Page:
And Here It Is Everywhere
With Its Shining Shade, Its Smooth Fat Green Stem, Its Crown Of Huge
Curving Leaves From Four To Ten Feet Long, And Its Heavy Cluster Of
A Whorl Of Green Or Golden Fruit, With A Pendant Purple Cone Of
Undeveloped Blossom Below.
It is of the tropics, tropical; a thing
of beauty, and gladness, and sunshine.
It is indigenous here, and
wild, but never bears seeds, and is propagated solely by suckers,
which spring up when the parent plant has fruited, or by cuttings.
It bears seed, strange to say, only (so far as is known) in the
Andaman Islands, where, stranger still, it springs up as a second
growth wherever the forests are cleared. Go to the palm-house, find
the Musa sapientum, magnify it ten times, glorify it immeasurably,
and you will have a laggard idea of the banana groves of Hilo.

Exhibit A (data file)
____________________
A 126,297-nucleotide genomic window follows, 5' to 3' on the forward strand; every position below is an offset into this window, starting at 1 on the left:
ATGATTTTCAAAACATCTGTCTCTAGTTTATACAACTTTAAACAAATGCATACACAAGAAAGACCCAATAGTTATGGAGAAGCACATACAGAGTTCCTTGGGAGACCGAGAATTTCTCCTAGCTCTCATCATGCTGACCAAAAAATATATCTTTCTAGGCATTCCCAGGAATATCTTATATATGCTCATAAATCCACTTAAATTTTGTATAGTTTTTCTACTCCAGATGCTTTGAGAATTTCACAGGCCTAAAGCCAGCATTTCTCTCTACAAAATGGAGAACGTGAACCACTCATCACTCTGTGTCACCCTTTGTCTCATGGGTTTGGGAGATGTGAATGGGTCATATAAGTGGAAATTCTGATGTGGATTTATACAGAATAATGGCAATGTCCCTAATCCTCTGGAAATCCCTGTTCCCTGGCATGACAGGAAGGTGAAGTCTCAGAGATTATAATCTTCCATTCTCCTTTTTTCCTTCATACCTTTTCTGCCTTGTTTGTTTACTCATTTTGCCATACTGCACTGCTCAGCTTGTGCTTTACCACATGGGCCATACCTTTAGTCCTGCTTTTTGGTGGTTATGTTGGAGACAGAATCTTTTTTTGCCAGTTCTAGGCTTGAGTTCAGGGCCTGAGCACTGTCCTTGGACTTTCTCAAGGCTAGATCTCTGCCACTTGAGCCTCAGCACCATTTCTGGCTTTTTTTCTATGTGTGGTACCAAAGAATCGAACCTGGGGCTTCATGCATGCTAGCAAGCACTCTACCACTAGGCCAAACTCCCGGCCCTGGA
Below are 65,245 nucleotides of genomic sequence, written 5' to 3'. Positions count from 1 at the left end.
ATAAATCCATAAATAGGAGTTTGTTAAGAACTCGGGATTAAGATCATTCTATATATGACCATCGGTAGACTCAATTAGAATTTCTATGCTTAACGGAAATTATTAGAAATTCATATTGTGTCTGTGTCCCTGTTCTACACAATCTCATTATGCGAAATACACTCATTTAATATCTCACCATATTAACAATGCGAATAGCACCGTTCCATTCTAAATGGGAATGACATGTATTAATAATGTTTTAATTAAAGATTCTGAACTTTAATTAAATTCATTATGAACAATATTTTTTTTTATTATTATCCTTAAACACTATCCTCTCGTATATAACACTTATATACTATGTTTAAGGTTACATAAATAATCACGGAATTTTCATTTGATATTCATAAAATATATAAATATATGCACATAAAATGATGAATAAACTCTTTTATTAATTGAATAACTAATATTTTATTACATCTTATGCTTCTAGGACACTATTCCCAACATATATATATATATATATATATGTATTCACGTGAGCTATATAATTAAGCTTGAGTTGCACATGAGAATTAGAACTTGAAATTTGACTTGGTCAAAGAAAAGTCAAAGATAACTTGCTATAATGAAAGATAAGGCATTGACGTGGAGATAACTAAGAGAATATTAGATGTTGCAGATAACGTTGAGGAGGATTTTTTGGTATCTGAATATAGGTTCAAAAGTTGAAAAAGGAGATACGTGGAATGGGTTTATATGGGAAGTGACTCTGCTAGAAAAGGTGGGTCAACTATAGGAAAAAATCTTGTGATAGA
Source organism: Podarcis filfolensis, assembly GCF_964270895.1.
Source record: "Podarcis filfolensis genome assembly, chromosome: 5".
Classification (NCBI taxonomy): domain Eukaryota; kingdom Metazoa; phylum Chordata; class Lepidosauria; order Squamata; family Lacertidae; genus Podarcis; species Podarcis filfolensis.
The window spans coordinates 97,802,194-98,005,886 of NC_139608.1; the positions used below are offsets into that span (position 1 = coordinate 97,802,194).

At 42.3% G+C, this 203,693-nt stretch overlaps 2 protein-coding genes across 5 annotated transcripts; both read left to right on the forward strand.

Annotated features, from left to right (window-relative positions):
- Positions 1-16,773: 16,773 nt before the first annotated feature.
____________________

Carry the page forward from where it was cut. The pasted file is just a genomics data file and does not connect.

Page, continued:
The ground is carpeted with a grass of preternaturally vivid green
and rankness of growth, mixed with a handsome fern, with a caudex a
foot high, the Sadleria cyathoides, and another of exquisite beauty,
the Micropia tenuifolia, which are said to be the commonest ferns on
Hawaii. It looks Elysian.
Hilo is a lively place for such a mere village; so many natives are
stirring about, and dashing along the narrow roads on horseback.
This is a large airy house, simple and tasteful, with pretty
engravings and water-colour drawings on the walls. There is a large
bath-house in the garden, into which a pure, cool stream has been
led, and the gurgle and music of many such streams fill the sweet,
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